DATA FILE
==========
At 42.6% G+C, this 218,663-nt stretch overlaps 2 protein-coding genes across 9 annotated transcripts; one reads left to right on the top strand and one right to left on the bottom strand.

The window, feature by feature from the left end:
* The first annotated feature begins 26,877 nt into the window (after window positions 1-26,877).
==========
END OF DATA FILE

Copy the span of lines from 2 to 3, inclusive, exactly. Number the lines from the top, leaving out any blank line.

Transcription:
The window, feature by feature from the left end:
* The first annotated feature begins 26,877 nt into the window (after window positions 1-26,877).